Steve Carlson (Photo provided)
Steve Carlson (Photo provided)

Steve Carlson was a contractor in Philipstown for more than 30 years, until 2016, when he and his partner, Elizabeth Johnson, moved full-time to a home they owned on Big Tancook Island in Nova Scotia.

How did you end up on a Canadian island?
I was working at West Point when [President George W.] Bush bombed Baghdad [in 2003]. I could no longer, with any moral conscience, accept a check from the Department of Defense. I paid a lot of taxes in the U.S. and didn’t really receive anything in return. I realized if I worked just a little farther north, my tax dollars would come back to me. I voted with my dollars.

I called a friend in Montreal and started looking there, in Toronto and Ottawa; nice places but expensive and a lot of sprawl. In Nova Scotia, a real estate agent asked if I’d consider an island. My antennae popped up! Big Tancook is like Martha’s Vineyard 100 years ago. I bought 8 acres with a small house that I expanded. I can see the Atlantic Ocean all the way to France out my front door. From the backyard, I see Mahone Bay and Oak Island.

Big Tancook Island
Big Tancook Island is indicated on this map with the red wayfinder at right

What is island life like?
Big Tancook is 3 miles long and a mile wide, with 120 permanent residents and up to 200 in summer. The ferry from Chester takes 45 minutes and can carry one vehicle; I keep Tony Ricci’s old 2003 pickup on the island. There are no stores, bars, restaurants, gas stations or police. We have a K-5 school, post office, arts center and a seasonal bistro that isn’t open often. A mainland supermarket delivers to our wharf, so you don’t have to stock up or go off-island for groceries.

It’s an honor-system society. Neighbors are all wonderful; everybody looks after each other. It seems the “one bad apple” has been excluded from the island. And there is absolutely no stress. My school and property taxes combined are $980 ($735 U.S.). Canadians like to complain about their health care, but it’s so much better. It cured my cancer. All the tests, surgery and aftercare cost me $8, for parking. And they keep calling to check on me.

How do you earn a living?
I tried retirement but that’s as boring as the day is long. I worked on the lobster boats, late November through May, 5 a.m. to 7 p.m., freezing and in brutal wind and weather. Eight years was enough. I entered Canada under the skilled labor category and when people saw me renovating my house, everyone wanted me to do work for them; bringing tradespeople out to the island is expensive. I do all the maintenance at the school and make repairs to the wharf for the harbor authority. I also do some work on Little Tancook Island, which has 28 souls.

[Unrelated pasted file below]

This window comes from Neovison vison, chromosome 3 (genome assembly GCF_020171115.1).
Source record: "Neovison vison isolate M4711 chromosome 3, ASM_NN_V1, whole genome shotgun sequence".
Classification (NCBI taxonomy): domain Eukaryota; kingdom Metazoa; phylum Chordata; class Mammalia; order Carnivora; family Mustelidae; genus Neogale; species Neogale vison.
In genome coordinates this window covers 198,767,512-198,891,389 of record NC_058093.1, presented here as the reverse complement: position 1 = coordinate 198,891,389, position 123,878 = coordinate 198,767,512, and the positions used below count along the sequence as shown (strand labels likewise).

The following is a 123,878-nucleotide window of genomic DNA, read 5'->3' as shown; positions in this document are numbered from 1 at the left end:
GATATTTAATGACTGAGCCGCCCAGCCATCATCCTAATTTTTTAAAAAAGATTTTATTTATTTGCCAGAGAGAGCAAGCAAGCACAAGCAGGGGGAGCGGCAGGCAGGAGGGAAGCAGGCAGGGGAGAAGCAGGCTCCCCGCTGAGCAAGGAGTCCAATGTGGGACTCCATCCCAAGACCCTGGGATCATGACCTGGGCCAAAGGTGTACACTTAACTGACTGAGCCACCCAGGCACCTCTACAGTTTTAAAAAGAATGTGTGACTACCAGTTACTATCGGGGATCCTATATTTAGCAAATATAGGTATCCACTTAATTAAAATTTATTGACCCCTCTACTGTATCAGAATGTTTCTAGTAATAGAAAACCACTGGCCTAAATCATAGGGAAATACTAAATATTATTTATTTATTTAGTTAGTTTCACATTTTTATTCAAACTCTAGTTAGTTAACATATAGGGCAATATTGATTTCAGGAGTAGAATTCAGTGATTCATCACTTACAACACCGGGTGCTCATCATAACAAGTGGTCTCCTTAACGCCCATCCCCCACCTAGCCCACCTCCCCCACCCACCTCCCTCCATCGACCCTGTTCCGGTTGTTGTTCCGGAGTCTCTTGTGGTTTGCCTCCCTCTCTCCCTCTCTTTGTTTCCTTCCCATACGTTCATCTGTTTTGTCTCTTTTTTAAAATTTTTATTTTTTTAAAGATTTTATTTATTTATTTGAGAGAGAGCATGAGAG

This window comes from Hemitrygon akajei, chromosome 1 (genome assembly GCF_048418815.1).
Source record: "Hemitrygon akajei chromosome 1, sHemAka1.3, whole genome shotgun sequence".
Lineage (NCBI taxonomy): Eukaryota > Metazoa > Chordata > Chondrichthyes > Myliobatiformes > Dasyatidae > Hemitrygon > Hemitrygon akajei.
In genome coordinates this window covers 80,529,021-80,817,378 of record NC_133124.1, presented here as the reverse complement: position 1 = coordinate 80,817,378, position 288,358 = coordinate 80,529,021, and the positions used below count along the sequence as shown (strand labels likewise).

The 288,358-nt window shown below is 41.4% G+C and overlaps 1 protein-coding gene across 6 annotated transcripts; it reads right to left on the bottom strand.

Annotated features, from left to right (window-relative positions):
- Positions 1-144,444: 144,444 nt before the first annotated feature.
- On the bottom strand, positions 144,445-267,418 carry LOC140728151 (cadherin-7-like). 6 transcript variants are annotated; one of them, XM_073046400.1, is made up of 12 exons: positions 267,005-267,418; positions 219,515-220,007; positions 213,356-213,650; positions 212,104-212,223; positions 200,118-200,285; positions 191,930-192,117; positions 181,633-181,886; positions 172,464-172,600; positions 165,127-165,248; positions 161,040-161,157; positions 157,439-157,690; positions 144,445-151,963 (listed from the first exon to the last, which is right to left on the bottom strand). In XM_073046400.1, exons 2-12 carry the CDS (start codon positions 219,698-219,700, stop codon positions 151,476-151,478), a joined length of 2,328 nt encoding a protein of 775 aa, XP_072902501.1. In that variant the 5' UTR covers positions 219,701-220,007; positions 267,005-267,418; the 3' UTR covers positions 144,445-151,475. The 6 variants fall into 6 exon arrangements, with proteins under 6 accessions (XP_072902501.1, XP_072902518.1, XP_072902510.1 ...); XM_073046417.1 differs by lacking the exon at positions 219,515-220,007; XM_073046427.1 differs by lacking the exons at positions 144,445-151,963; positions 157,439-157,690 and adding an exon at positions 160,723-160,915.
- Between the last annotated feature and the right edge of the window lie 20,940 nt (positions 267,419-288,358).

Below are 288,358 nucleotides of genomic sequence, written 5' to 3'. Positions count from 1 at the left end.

Big Tancook Pond
Carlson on Big Tancook Pond, with his home in the background center.

What do you do for entertainment?
There are lots of house parties, game nights, things like that. Sometimes I wish for a hamburger or hot dog — something other than lobster. We have a pond and when it does freeze all the guys and girls get together with skates and sticks. I’m the best and only American player. A night out in Chester could include dinner at the Fo’c’sle, the oldest tavern in Nova Scotia. I argue it’s the oldest in Canada. Then the Playhouse, for music or a comedian or a play. The Royal Canadian Legion has a great pool table, dart leagues and inexpensive drinks. Most places close by 9 p.m. Then back on the ferry. No drinking and driving; it’s very safe.

How does the climate compare with the Highlands?
We have warmer winters and cooler summers because we’re surrounded by the ocean. A lot of the winter snow blows right off the island because it usually comes with wind. Not much snow lately. Spring is cooler. It can be cold and windy; I can wear a winter coat right into June. But then it’s gorgeous from July right through November; we have very nice autumns.

Behind The Story

Type: News

News: Based on facts, either observed and verified directly by the reporter, or reported and verified from knowledgeable sources.

Turton, who has been a reporter for The Current since its founding in 2010, moved to Philipstown from his native Ontario in 1998. Location: Cold Spring. Languages: English. Area of expertise: Cold Spring government, features

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  1. We were amused and gratified by this delightful visit with Steve, thriving in Nova Scotia. He framed our new home on Moffat Road in 1998/9. We thought of him as an undeserved gift. Always unassuming and humorous, he worked with our great architect and my sons to build the house. Thanks for the visit. Well done!

  2. Loved the article about Steve Carlson. Great to hear he is doing so well and hasn’t lost his sense of humor. What a character he is.

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